Career pathways to skip the skills mismatch
We had two great presentations in the Council’s Economic Resiliency & Regional Relations Committee yesterday on current job trends and the better coordination under way in the Seattle area to prep people to be successful competing in the sectors that are hiring. Matt Houghton from the City’s Office of Economic development started off breaking down the current 8 percent unemployment rate in this area. Approximately 3 or 4 percent is considered “normal” unemployment (unless you’re the person unemployed). Approximately 4 percent is due to the contracted economy and approximately 1 percent is due to a mismatch between the worker skills available and the worker skills needed. You might be out there searching and see plenty of “help wanted” ads, but not in the fields you know. Despite 8 percent unemployment around here, approximately 17 percent of employers have recently reported difficulty finding qualified workers to fill jobs.
Then let’s add in the overall increase in competition for well-paying work. It takes more education and skills prep to earn a decent income and this trend will continue. The big figure everyone is using estimates that 67 percent of all jobs in Washington will require some kind of post-high school education between 2014 and 2019. Some kind of education after high school, a year in college even, has become the single biggest predictor of life-long earning power. And the further you go in post-high school education and training, the better your prospects.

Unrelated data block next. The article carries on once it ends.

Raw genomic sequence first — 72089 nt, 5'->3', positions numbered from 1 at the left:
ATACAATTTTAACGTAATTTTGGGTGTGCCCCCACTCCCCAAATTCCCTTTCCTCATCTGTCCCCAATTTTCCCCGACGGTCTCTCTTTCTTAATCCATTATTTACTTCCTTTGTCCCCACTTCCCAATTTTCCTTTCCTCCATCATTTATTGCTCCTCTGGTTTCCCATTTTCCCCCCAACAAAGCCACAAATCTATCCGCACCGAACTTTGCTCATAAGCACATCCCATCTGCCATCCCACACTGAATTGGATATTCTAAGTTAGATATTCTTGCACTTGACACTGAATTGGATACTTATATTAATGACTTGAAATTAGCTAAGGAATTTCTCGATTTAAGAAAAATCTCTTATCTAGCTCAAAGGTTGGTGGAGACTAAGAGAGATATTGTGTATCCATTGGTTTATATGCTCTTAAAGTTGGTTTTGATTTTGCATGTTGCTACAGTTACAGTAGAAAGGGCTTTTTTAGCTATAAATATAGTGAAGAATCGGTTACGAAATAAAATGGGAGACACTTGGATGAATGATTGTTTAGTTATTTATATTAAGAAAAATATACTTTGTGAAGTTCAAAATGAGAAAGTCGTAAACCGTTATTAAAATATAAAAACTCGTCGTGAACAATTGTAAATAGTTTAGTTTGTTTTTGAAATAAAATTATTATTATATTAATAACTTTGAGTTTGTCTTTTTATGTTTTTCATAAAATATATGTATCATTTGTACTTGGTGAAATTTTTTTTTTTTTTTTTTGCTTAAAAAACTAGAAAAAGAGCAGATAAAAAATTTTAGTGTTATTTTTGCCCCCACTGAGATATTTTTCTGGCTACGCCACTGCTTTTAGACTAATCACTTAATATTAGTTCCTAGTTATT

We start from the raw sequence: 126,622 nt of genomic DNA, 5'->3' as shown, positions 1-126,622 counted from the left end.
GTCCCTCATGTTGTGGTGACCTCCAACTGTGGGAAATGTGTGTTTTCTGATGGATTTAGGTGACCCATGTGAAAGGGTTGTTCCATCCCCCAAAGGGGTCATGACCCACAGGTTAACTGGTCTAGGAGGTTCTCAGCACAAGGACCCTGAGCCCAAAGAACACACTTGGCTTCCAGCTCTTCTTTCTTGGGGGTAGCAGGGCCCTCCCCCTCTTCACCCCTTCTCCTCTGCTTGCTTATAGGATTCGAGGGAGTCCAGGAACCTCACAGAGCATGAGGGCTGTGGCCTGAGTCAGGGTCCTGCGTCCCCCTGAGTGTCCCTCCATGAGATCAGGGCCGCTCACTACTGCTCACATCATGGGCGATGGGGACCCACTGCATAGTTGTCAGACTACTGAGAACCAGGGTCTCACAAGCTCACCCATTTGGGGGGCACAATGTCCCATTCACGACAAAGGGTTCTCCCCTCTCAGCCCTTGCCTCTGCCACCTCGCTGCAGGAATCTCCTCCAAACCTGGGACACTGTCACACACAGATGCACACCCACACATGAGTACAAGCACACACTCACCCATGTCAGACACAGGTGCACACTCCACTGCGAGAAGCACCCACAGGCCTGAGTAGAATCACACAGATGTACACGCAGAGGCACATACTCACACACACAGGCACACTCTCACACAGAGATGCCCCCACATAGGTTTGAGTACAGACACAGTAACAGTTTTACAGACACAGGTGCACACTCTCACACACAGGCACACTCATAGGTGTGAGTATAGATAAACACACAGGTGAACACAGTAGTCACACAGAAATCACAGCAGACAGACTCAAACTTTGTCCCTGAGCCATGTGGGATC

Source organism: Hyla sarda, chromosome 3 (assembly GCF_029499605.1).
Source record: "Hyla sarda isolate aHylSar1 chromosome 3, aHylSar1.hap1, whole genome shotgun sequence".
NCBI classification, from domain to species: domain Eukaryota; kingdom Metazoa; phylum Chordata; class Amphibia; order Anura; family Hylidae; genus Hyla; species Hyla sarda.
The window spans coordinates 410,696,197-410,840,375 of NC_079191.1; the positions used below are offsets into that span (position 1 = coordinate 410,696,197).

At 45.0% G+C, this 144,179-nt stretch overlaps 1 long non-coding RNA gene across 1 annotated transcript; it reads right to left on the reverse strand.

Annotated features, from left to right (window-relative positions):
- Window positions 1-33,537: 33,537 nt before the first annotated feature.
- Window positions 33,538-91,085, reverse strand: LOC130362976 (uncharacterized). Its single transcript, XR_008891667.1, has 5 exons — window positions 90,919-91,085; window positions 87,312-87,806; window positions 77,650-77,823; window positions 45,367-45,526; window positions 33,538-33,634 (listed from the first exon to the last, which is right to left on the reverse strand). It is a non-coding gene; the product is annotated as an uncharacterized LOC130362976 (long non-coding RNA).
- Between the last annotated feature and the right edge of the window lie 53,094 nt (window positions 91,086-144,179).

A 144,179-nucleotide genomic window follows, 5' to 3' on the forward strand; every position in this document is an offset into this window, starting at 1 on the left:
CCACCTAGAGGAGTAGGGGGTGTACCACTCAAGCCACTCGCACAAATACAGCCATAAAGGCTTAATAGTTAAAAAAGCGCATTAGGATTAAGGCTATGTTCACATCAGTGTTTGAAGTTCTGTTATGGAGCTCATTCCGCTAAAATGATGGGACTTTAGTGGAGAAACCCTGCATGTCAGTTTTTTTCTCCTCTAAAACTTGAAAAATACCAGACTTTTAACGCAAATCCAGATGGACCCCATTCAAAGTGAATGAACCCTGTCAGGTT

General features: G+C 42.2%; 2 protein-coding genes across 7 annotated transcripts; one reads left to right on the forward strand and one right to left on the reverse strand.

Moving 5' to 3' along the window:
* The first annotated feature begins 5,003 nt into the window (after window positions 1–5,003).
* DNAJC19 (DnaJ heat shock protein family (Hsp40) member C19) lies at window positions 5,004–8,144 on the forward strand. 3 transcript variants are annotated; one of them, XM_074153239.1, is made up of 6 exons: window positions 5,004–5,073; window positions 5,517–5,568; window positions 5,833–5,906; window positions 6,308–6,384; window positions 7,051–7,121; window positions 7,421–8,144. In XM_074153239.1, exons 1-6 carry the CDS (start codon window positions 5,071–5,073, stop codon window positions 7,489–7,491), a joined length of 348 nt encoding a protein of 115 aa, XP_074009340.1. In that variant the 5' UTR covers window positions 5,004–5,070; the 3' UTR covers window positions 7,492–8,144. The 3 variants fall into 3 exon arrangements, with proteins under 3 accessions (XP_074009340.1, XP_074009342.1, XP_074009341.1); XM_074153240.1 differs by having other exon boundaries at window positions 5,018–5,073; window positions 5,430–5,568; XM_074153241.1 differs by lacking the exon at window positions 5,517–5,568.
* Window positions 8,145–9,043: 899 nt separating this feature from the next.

But how? If you’re out there working in a lower-paying job, you need an education or training boost the most, but face the highest hurdles. Cost is one hurdle, the need for remedial courses in math or reading can be another. The partners in the Pathways to Careers and Pathways to Completion projects have identified significant transition points where people fall out of the system for one reason or another. Like between acceptance to community college or training program and actually signing up for classes. The programs focus on standardizing and compressing the long and somewhat mysterious application and prep time periods, working people into a cohort for mutual support, mandatory program orientation and advising and overall support with getting to class and achieving completion goals.
The City of Seattle is a partner in the Pathways to Careers work and I think it’s money well spent. Giving people the boost they need to get even a little post-high school education can change individual lives and the trajectory of a family. Job competition will only get hotter. Leaving people behind is unacceptable. Thanks to Seattle Community Colleges, the Seattle Jobs Initiative, The Workforce Development Council, OED and to funders like the Gates Foundation for their work.
Soon we’ll talk about the 13 year concept embraced by Seattle Community Colleges and others as a way to institutionalize access to post-high school education – and the life-long benefits it can bring.